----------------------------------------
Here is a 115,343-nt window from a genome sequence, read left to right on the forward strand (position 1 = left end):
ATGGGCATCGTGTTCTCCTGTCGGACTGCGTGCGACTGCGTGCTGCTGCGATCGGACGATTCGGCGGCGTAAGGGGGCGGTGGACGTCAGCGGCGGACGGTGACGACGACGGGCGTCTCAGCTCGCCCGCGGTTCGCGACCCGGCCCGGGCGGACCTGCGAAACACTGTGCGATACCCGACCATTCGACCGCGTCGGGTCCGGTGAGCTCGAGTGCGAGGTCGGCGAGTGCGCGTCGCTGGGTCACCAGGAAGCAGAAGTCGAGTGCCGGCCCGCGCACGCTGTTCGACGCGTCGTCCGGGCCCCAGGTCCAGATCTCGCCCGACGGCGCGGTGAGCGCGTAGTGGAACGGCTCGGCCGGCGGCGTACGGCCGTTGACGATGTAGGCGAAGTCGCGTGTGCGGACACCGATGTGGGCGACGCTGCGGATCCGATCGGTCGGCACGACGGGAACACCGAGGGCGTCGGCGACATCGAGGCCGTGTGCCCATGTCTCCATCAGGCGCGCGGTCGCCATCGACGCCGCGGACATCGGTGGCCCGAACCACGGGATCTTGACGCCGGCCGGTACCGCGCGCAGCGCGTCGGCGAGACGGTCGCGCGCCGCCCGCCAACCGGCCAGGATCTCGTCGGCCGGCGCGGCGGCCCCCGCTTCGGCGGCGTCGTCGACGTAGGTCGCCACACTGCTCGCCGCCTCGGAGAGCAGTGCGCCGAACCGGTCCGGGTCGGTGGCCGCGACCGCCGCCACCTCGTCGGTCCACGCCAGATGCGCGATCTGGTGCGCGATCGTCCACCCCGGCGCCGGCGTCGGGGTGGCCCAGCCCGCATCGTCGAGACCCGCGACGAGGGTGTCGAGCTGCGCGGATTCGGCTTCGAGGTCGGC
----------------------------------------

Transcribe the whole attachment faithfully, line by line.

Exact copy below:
Here is a 115,343-nt window from a genome sequence, read left to right on the forward strand (position 1 = left end):
ATGGGCATCGTGTTCTCCTGTCGGACTGCGTGCGACTGCGTGCTGCTGCGATCGGACGATTCGGCGGCGTAAGGGGGCGGTGGACGTCAGCGGCGGACGGTGACGACGACGGGCGTCTCAGCTCGCCCGCGGTTCGCGACCCGGCCCGGGCGGACCTGCGAAACACTGTGCGATACCCGACCATTCGACCGCGTCGGGTCCGGTGAGCTCGAGTGCGAGGTCGGCGAGTGCGCGTCGCTGGGTCACCAGGAAGCAGAAGTCGAGTGCCGGCCCGCGCACGCTGTTCGACGCGTCGTCCGGGCCCCAGGTCCAGATCTCGCCCGACGGCGCGGTGAGCGCGTAGTGGAACGGCTCGGCCGGCGGCGTACGGCCGTTGACGATGTAGGCGAAGTCGCGTGTGCGGACACCGATGTGGGCGACGCTGCGGATCCGATCGGTCGGCACGACGGGAACACCGAGGGCGTCGGCGACATCGAGGCCGTGTGCCCATGTCTCCATCAGGCGCGCGGTCGCCATCGACGCCGCGGACATCGGTGGCCCGAACCACGGGATCTTGACGCCGGCCGGTACCGCGCGCAGCGCGTCGGCGAGACGGTCGCGCGCCGCCCGCCAACCGGCCAGGATCTCGTCGGCCGGCGCGGCGGCCCCCGCTTCGGCGGCGTCGTCGACGTAGGTCGCCACACTGCTCGCCGCCTCGGAGAGCAGTGCGCCGAACCGGTCCGGGTCGGTGGCCGCGACCGCCGCCACCTCGTCGGTCCACGCCAGATGCGCGATCTGGTGCGCGATCGTCCACCCCGGCGCCGGCGTCGGGGTGGCCCAGCCCGCATCGTCGAGACCCGCGACGAGGGTGTCGAGCTGCGCGGATTCGGCTTCGAGGTCGGC